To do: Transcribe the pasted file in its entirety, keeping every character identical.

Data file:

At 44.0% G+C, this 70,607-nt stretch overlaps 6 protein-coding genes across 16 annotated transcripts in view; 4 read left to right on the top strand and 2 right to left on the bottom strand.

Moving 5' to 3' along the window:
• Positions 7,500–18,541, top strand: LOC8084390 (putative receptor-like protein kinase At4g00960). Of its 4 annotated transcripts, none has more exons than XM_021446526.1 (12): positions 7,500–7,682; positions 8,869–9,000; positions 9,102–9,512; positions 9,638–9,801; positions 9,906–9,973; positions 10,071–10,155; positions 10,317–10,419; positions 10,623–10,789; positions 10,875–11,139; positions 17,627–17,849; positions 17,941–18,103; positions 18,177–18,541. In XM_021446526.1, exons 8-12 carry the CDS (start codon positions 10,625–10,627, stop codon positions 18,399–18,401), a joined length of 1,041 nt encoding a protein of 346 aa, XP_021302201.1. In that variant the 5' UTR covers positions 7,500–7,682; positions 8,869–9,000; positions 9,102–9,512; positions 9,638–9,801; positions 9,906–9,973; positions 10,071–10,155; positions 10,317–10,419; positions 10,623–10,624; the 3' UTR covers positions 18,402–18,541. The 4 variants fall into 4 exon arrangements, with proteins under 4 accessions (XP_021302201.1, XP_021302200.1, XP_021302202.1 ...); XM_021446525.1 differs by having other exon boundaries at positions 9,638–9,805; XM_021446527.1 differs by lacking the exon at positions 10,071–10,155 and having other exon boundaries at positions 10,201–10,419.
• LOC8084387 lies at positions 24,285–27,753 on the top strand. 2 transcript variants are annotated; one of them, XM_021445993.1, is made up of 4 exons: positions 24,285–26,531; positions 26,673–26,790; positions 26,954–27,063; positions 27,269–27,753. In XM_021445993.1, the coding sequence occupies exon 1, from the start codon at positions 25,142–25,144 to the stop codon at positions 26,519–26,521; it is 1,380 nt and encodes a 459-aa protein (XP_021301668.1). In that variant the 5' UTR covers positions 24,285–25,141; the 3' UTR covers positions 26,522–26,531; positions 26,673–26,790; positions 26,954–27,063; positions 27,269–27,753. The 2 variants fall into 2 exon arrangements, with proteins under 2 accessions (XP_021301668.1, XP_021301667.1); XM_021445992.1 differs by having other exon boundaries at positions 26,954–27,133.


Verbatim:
At 44.0% G+C, this 70,607-nt stretch overlaps 6 protein-coding genes across 16 annotated transcripts in view; 4 read left to right on the top strand and 2 right to left on the bottom strand.

Moving 5' to 3' along the window:
• Positions 7,500–18,541, top strand: LOC8084390 (putative receptor-like protein kinase At4g00960). Of its 4 annotated transcripts, none has more exons than XM_021446526.1 (12): positions 7,500–7,682; positions 8,869–9,000; positions 9,102–9,512; positions 9,638–9,801; positions 9,906–9,973; positions 10,071–10,155; positions 10,317–10,419; positions 10,623–10,789; positions 10,875–11,139; positions 17,627–17,849; positions 17,941–18,103; positions 18,177–18,541. In XM_021446526.1, exons 8-12 carry the CDS (start codon positions 10,625–10,627, stop codon positions 18,399–18,401), a joined length of 1,041 nt encoding a protein of 346 aa, XP_021302201.1. In that variant the 5' UTR covers positions 7,500–7,682; positions 8,869–9,000; positions 9,102–9,512; positions 9,638–9,801; positions 9,906–9,973; positions 10,071–10,155; positions 10,317–10,419; positions 10,623–10,624; the 3' UTR covers positions 18,402–18,541. The 4 variants fall into 4 exon arrangements, with proteins under 4 accessions (XP_021302201.1, XP_021302200.1, XP_021302202.1 ...); XM_021446525.1 differs by having other exon boundaries at positions 9,638–9,805; XM_021446527.1 differs by lacking the exon at positions 10,071–10,155 and having other exon boundaries at positions 10,201–10,419.
• LOC8084387 lies at positions 24,285–27,753 on the top strand. 2 transcript variants are annotated; one of them, XM_021445993.1, is made up of 4 exons: positions 24,285–26,531; positions 26,673–26,790; positions 26,954–27,063; positions 27,269–27,753. In XM_021445993.1, the coding sequence occupies exon 1, from the start codon at positions 25,142–25,144 to the stop codon at positions 26,519–26,521; it is 1,380 nt and encodes a 459-aa protein (XP_021301668.1). In that variant the 5' UTR covers positions 24,285–25,141; the 3' UTR covers positions 26,522–26,531; positions 26,673–26,790; positions 26,954–27,063; positions 27,269–27,753. The 2 variants fall into 2 exon arrangements, with proteins under 2 accessions (XP_021301668.1, XP_021301667.1); XM_021445992.1 differs by having other exon boundaries at positions 26,954–27,133.